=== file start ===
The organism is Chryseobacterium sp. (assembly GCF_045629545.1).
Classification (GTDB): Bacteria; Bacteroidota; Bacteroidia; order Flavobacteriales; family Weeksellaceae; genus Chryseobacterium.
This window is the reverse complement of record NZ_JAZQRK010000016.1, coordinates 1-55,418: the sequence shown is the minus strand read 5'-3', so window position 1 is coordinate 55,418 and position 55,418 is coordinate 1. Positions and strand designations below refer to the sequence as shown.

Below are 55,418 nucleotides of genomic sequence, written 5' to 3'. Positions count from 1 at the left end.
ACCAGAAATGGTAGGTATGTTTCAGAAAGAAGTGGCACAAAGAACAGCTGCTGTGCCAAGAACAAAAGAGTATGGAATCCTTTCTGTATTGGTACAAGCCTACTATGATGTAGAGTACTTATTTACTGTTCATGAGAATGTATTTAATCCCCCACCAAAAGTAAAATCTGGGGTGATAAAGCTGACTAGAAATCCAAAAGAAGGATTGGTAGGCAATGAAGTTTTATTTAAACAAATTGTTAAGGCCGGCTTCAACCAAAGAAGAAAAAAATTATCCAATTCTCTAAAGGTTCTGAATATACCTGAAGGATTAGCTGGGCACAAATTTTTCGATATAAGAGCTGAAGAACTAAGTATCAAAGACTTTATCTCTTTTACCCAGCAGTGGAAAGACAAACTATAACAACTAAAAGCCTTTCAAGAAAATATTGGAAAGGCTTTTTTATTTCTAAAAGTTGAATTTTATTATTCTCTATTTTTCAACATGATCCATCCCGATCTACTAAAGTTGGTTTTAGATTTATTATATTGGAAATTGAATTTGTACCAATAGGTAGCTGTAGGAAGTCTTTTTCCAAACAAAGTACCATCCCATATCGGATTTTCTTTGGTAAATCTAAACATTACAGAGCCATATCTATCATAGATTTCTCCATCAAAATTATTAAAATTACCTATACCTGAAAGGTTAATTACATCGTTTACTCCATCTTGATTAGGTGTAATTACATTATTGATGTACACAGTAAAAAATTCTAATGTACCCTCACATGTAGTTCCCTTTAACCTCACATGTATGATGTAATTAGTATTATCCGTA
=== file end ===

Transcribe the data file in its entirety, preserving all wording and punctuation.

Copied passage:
The organism is Chryseobacterium sp. (assembly GCF_045629545.1).
Classification (GTDB): Bacteria; Bacteroidota; Bacteroidia; order Flavobacteriales; family Weeksellaceae; genus Chryseobacterium.
This window is the reverse complement of record NZ_JAZQRK010000016.1, coordinates 1-55,418: the sequence shown is the minus strand read 5'-3', so window position 1 is coordinate 55,418 and position 55,418 is coordinate 1. Positions and strand designations below refer to the sequence as shown.

Below are 55,418 nucleotides of genomic sequence, written 5' to 3'. Positions count from 1 at the left end.
ACCAGAAATGGTAGGTATGTTTCAGAAAGAAGTGGCACAAAGAACAGCTGCTGTGCCAAGAACAAAAGAGTATGGAATCCTTTCTGTATTGGTACAAGCCTACTATGATGTAGAGTACTTATTTACTGTTCATGAGAATGTATTTAATCCCCCACCAAAAGTAAAATCTGGGGTGATAAAGCTGACTAGAAATCCAAAAGAAGGATTGGTAGGCAATGAAGTTTTATTTAAACAAATTGTTAAGGCCGGCTTCAACCAAAGAAGAAAAAAATTATCCAATTCTCTAAAGGTTCTGAATATACCTGAAGGATTAGCTGGGCACAAATTTTTCGATATAAGAGCTGAAGAACTAAGTATCAAAGACTTTATCTCTTTTACCCAGCAGTGGAAAGACAAACTATAACAACTAAAAGCCTTTCAAGAAAATATTGGAAAGGCTTTTTTATTTCTAAAAGTTGAATTTTATTATTCTCTATTTTTCAACATGATCCATCCCGATCTACTAAAGTTGGTTTTAGATTTATTATATTGGAAATTGAATTTGTACCAATAGGTAGCTGTAGGAAGTCTTTTTCCAAACAAAGTACCATCCCATATCGGATTTTCTTTGGTAAATCTAAACATTACAGAGCCATATCTATCATAGATTTCTCCATCAAAATTATTAAAATTACCTATACCTGAAAGGTTAATTACATCGTTTACTCCATCTTGATTAGGTGTAATTACATTATTGATGTACACAGTAAAAAATTCTAATGTACCCTCACATGTAGTTCCCTTTAACCTCACATGTATGATGTAATTAGTATTATCCGTA